For Immediate Release:
November 1, 2011
FHSSA Stresses Importance of Hospice Access for All Americans during November’s National Hospice and Palliative Care Month
“We Listen, We Care” is theme for November’s Month of Awareness
(Alexandria, Va)— Amidst the outreach hospices are doing in communities across the country this November for National Hospice and Palliative Care Month, FHSSA and its affiliate organizations are emphasizing the importance of quality end-of-life care for all Americans, regardless of age, diagnoses or location of care.
While FHSSA’s mission is to increase access to hospice and palliative care in sub-Saharan Africa, the importance of quality care here in the US is no less important to us,” said John Mastrojohn, III, FHSSA executive director.
FHHSA’s affiliates, the National Hospice and Palliative Care Organization and the Hospice Action Network, continue to strongly advocate for availability of hospice care services in all settings including the nursing home.
Consumer research has found that eight out of 10 Americans would want to be cared for in their homes if facing a life-limiting illness. Hospice makes this happen; almost 70 percent of patients receive care in their place of residence. Whether it’s the family home, nursing home, residential facility, or hospice inpatient setting, hospice teams strive to reach all appropriate patients and families wherever compassionate end-of-life care is needed.
For example, one out of four Americans will die in a nursing home. A growing number of nursing home residents and their families are opting for hospice services. These patients often present complex issues, including neurological conditions like Alzheimer’s, where prognoses are less certain. Multiple studies have shown that hospice significantly improves the quality of care these patients receive in nursing homes,
“Coping with a life-limiting illness is not easy. It’s about the most challenging thing a person will ever do,” said J. Donald Schumacher, president and CEO. “Think about a seriously ill person doing their best to communicate with doctors and hospitals, navigating the maze of care needs, figuring out insurance coverage, all in addition to helping his or her loved ones face the challenges of caregiving… it’s overwhelming.”
“We want to make sure that people know that help is available and that’s why National Hospice and Palliative Care Month is still so important after more than 35 years of observance. It is a time when efforts to educate and inform consumers and other health care practitioners are even more focused,” he added.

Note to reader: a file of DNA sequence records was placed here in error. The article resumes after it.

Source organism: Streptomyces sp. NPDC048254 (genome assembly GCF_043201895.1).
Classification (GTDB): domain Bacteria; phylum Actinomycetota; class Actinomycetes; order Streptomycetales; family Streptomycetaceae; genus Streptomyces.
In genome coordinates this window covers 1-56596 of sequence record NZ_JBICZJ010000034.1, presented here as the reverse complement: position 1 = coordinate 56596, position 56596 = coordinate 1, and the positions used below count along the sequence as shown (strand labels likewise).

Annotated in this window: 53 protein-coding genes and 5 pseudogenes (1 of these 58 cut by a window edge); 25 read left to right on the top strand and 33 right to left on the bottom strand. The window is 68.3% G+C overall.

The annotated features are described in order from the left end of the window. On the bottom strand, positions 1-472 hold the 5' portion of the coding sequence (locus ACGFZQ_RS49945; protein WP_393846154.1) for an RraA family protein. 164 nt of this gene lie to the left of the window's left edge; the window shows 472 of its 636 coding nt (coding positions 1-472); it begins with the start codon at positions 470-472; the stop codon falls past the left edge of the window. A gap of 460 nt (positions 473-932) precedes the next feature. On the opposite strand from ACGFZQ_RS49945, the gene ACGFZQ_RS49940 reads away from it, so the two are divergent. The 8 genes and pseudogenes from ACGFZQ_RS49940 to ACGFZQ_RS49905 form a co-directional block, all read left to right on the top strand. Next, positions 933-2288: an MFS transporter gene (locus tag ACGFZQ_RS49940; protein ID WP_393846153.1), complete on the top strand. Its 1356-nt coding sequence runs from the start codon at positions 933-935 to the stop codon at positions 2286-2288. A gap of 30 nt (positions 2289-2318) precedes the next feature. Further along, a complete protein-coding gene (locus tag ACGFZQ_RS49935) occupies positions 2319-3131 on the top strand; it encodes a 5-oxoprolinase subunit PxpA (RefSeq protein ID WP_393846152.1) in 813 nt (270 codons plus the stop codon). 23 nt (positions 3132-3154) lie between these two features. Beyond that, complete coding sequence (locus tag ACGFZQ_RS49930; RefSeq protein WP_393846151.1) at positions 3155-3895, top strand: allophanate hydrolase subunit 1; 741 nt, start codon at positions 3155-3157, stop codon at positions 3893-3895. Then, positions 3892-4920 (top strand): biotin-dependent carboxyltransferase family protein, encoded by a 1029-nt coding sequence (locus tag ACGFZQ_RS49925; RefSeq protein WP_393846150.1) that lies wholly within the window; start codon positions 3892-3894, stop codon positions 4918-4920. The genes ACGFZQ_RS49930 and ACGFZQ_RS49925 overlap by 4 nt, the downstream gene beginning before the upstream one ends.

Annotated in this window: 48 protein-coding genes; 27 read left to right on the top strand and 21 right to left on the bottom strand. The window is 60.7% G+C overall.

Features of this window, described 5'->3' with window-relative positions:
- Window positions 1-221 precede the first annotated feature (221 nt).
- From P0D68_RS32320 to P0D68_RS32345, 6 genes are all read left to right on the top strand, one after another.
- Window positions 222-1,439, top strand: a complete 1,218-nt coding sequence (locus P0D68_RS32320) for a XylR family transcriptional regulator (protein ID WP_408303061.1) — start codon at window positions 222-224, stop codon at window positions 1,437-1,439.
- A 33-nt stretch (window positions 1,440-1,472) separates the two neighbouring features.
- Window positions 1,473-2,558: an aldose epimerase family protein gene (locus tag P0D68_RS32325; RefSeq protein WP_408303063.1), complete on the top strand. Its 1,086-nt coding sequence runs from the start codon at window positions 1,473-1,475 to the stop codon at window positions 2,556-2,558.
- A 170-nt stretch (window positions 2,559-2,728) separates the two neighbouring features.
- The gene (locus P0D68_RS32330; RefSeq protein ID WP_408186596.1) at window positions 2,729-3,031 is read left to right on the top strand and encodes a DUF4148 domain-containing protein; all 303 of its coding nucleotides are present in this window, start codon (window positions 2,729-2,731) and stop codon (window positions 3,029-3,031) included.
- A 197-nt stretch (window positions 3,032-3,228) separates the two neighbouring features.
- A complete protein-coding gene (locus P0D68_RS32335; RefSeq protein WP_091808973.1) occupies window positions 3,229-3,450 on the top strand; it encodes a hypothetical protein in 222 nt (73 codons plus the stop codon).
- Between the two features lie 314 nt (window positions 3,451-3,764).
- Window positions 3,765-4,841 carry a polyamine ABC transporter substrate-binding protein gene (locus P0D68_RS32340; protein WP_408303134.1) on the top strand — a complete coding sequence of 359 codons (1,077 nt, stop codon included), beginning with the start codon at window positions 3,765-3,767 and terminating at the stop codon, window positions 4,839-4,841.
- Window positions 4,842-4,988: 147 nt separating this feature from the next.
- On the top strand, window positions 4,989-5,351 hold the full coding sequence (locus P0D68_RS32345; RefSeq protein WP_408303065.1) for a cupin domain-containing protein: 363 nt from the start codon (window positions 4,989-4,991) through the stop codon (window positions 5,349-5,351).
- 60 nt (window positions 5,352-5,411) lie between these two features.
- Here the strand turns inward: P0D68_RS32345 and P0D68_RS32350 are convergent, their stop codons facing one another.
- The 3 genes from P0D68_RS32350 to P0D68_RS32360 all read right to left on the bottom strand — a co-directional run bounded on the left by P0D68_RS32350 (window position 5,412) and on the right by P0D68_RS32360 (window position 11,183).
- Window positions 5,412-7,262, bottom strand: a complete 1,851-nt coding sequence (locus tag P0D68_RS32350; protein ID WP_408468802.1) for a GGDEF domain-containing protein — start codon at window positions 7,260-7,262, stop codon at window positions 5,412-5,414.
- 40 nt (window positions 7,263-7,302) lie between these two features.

Hospice and palliative care providers take the time to talk with patients and family caregivers, listen to their concerns, and work to ensure they get the care they want.
Hospice care provides expert pain management, symptom control, psycho-social support and spiritual care to patients and families when a cure is not possible. All the necessary medicines and equipment needed to keep a patient comfortable are provided. And hospice is covered by Medicare, Medicaid in most states, and by most insurance plans and HMOs.
Palliative care brings these same skilled services earlier in the course of an illness and can be provided along with other treatments a patient may want to pursue. Many hospitals may have a palliative care program, yet many people don’t realize that hospices are the largest and most extensive network of providers offering palliative care services in the US.
More than 1.5 million people with a life-limiting illness get help from the nation’s hospice and palliative care providers every single year.
“It’s about quality of life. With the help of hospice and palliative care, patients and families can focus on what’s most important, living as fully as possible in spite of illness,” Schumacher said.
Caring Connections offers free information and resources at www.caringinfo.org or via the HelpLine at 800-658-8898.
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Vice President, Communications